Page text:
Updated: Mar 23
It is easy to empathize with the idea that “your vote doesn't matter” in the era of the 24 hour news cycle. Focused exclusively on national and sensational issues, the locus point of the American consciousness rests on Washington DC and events of national significance where an individual voice seems simply drowned out among the voices of 328 million citizens and the digital megaphones that surround us in the age of information.
Amidst this fixation on national events supported by the consolidation of curated media access at a national level, we have become blinded to the civic impacts and duties we have in our democratic system at a local level: a level in which the issues fueling the collective anger and chaos of the events of 2020 must be solved at. This phenomenon of “inattentive blindness” to our ability to impact our communities through our democratic system is caused by our focused attention on broader issues through our media atmosphere and becomes a primary contributor to the ennui of our “vote doesn’t matter” in our citizen identity. This situation in our civic lives recalls the video in which individuals are asked to count people in a video and in doing so are generally unaware of a gorilla walking through the scene.
In the last 2 decades the percentage of the voting age population voting in Washington State has not surpassed 63% with a notable low of 39.5% in the 2014 midterm election and only 60.52% in 2016 courtesy of the WA Secretary of State website. A rather dismal show of participation. In Spokane County during the 2016 election only 230k votes, less than half of Spokane County’s 520k population, were cast in national races. Looking down the ballot, few state or municipal positions achieve proportions as high as 60%.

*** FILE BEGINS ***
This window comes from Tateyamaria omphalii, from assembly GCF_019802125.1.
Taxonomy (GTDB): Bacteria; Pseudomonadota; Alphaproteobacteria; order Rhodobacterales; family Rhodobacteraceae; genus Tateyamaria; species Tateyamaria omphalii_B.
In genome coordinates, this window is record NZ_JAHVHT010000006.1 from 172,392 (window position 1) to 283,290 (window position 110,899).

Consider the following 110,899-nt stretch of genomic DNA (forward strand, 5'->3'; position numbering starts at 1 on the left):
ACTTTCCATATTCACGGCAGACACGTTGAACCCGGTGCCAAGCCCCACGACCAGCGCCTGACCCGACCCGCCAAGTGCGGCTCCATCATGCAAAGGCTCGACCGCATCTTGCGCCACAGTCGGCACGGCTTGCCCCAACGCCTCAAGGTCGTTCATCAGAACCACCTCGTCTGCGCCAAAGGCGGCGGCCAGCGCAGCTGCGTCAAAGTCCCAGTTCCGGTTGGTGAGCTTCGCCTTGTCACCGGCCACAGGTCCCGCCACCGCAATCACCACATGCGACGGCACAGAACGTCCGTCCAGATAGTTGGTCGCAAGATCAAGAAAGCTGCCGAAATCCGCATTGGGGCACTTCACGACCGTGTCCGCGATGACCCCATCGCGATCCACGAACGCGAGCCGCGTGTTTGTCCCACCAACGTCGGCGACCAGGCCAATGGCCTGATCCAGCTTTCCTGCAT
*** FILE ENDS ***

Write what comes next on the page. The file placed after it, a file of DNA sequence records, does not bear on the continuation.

The irony being that though the national races garner the vast majority of interest and media coverage, the results of local races have the highest impact on the lives of citizens. As widespread angst and frustration at our civil and judicial systems sweeps the nation and we evaluate the causes and the responses we must also recall that we do have the capability to make an impact within our communities through the very democratic system we have become disillusioned with.
In Washington State and the City of Spokane, all our Superior Court, District Court and Municipal Court judges are elected. This means that the decisions and power of the distribution of justice is subject and influenced by the interests and choices of the voting population. The county wide prosecuting attorney is elected and ran unopposed in 2018. We vote for our sheriff who determines the distribution of resources and policies of enforcement within our law enforcement departments and the mayor appoints the city’s chief of police.
At the very basic level, the positions on the ballot which often see the lowest voter turnout have the highest capacity for impact within the community. This trend continues up the ballot as positions such as State Supreme Court Justices, Attorney General and the Governor himself wield power and responsibilities immensely disproportionate to the levels of public interest and understanding of what they can do. While interest in our federal elected officials dominates the spotlight, the effects of our locally elected public servants impacts our lives on a daily basis and furthermore, our public servants from our City Councilmen, our Judges and our Mayor are accessible at the municipal level in ways our federal representatives never will be.